Casas is as sympathetic a face as there has ever been in this early portion, as his face contorts from bravery to pain and everything in between. Cota drags him around by his hair, pulling and kicking like a mad man without a plan, simply a will to hurt. Occasionally he will try an actual wrestling move, but gives up halfway through to haphazardly throw Casas in to something hard.
The crowd grows more and more tense as it seems even fate is against Negro Casas, who finally mounts some offense and dodges an oncoming Cota with a beautiful moonsault, but tweaks his ankle on the landing. Cota looks completely unaware that he was ever in any danger and charges in with the same reckless abandon, cruelly kicking a man while he is down, stomping the injury. The ref, showing some compassion in the midst of impartiality, pulls Cota off as he screams why with incredulity. The rawness goes beyond competition. Empathy and compassion are seemingly completely foreign.
The referee can’t keep him away forever and move after move sees Cota yank and pull on the ankle. To Casas, it must feel like there are a hundred Mocho Cotas, and that he is surrounded, each one picking his spots and doing just enough to keep Casas grounded, a cat playing with a broken winged bird; not for enjoyment but due to its own nature.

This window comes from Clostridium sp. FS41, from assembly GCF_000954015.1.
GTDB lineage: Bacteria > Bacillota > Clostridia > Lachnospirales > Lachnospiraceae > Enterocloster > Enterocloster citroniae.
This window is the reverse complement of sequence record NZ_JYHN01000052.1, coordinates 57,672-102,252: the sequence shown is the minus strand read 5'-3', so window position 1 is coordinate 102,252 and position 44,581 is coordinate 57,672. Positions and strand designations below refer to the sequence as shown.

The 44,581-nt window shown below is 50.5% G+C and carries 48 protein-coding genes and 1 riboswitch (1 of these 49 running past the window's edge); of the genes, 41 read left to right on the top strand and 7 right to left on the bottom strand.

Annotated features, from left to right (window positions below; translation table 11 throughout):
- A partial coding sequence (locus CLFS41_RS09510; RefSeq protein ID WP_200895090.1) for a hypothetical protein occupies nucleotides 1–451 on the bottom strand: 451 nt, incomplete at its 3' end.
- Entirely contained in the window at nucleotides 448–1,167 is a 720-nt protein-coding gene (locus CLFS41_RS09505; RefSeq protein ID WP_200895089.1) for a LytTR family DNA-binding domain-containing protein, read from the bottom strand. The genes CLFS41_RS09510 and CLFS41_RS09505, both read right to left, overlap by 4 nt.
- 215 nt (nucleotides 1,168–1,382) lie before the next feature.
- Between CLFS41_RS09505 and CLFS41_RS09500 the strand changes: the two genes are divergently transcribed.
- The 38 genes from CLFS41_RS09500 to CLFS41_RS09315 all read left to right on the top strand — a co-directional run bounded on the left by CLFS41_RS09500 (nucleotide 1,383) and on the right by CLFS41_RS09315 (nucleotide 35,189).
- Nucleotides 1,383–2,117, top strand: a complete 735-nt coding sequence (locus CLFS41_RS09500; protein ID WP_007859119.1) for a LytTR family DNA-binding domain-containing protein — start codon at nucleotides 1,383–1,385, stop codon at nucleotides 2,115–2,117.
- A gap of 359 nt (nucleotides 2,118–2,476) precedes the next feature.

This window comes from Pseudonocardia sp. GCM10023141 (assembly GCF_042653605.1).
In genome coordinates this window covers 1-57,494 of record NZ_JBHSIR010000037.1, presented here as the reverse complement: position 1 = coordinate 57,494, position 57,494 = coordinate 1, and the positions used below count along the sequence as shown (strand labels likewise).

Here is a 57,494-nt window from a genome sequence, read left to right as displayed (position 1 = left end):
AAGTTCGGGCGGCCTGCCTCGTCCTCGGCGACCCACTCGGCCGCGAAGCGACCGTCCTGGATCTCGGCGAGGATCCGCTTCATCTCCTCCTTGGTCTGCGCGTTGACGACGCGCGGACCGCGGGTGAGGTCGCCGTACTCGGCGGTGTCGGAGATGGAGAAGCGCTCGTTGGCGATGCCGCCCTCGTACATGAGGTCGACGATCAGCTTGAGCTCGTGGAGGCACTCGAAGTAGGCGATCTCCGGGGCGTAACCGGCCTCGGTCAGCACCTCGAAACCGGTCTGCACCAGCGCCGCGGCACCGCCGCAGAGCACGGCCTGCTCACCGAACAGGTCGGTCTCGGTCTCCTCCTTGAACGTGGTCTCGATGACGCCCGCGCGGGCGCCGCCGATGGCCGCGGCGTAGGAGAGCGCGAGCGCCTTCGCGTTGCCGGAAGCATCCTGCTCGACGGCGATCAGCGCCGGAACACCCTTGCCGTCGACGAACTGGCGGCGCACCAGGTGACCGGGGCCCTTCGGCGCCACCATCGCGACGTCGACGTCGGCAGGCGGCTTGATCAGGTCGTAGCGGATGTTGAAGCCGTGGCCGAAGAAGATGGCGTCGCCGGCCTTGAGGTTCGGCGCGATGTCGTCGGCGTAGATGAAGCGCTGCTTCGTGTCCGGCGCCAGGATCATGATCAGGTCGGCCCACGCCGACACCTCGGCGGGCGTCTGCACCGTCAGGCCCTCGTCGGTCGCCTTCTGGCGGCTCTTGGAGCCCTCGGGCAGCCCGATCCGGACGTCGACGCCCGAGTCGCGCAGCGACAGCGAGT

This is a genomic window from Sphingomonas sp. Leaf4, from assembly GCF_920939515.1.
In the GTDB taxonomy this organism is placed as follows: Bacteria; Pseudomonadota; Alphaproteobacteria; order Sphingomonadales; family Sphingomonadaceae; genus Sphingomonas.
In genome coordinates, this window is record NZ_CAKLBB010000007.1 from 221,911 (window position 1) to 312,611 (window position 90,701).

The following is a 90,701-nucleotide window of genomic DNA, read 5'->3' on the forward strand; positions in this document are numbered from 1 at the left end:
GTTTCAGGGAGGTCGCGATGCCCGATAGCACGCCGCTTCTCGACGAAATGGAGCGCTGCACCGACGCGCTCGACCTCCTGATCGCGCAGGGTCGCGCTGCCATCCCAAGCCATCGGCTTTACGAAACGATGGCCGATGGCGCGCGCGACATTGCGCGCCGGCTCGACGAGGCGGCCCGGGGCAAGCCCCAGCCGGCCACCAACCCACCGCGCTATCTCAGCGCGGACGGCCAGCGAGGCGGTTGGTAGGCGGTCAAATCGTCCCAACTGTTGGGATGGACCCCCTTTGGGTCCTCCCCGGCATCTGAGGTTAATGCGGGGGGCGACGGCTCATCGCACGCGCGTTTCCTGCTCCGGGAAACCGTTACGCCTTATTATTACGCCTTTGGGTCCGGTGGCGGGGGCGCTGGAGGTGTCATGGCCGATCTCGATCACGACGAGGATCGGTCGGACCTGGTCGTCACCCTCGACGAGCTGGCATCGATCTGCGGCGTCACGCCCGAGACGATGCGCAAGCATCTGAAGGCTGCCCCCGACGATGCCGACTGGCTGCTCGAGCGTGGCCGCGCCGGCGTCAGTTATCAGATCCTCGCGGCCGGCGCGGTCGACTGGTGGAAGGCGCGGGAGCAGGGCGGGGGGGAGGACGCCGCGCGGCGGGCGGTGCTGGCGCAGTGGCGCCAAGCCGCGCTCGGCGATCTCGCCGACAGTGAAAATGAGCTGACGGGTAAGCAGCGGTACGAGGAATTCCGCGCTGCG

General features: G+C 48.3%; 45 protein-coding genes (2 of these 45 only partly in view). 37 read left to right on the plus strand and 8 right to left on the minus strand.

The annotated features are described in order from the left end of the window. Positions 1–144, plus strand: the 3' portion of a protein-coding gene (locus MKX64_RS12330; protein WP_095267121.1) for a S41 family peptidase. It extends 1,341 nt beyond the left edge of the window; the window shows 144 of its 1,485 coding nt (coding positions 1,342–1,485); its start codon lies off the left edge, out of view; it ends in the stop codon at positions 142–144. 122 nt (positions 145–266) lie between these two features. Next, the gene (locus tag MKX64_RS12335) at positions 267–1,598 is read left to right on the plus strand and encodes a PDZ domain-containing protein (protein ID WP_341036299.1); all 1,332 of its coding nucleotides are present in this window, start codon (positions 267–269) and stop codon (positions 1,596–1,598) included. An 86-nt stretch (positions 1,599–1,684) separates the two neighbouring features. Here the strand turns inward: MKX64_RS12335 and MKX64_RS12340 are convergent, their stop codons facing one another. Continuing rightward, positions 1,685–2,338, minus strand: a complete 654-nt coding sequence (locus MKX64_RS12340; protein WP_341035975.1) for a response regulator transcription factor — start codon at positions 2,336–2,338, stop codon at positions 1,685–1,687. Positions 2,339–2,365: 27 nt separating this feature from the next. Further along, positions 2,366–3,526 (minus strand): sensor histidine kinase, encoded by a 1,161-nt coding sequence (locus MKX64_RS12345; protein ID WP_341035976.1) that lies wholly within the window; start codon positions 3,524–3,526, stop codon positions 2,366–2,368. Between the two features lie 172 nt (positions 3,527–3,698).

The blood has already started to cake and dry on the face of Casas and he looks on the verge of tears. He escapes to the outside and removes his boot to help his ankle but simply gives Cota more of a target to pick at. Cota starts to work submissions, simple and blunt instruments, wrenched in as painfully as possible. The control for Cota goes on, and verges on uncomfortable. Casas’ hope spots are cut off swiftly, and even by the standards of professional wrestling, the punishment dealt out seems severe and excessive. A lone bright spot occurs late, as Casas finds the ref out of position and kicks Mocho low. He flashes the crowd a knowing smile and waves his finger: “it’s not over yet” he’s saying, but in that moment Cota grabs again at the ankle, pulling him down like some unkillable horror movie villain.